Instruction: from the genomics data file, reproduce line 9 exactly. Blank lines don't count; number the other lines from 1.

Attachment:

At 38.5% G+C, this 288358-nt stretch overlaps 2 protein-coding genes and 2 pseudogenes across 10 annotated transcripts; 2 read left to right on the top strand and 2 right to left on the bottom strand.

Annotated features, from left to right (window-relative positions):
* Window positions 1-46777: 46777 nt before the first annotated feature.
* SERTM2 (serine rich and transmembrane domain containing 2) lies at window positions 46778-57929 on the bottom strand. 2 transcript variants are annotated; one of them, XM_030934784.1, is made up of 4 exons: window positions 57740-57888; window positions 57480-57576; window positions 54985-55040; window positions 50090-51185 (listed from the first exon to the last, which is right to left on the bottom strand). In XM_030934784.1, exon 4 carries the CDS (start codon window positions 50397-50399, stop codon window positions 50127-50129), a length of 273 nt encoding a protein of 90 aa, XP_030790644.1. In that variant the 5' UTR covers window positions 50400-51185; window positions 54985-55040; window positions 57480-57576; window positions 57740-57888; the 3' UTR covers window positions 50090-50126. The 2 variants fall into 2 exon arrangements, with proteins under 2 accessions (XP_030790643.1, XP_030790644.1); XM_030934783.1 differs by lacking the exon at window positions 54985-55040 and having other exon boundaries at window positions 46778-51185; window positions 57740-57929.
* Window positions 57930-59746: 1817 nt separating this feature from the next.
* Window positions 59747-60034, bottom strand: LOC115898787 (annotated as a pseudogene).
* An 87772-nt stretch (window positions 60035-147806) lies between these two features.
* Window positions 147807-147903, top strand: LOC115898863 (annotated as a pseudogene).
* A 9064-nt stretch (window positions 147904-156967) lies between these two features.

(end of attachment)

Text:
* A 9064-nt stretch (window positions 147904-156967) lies between these two features.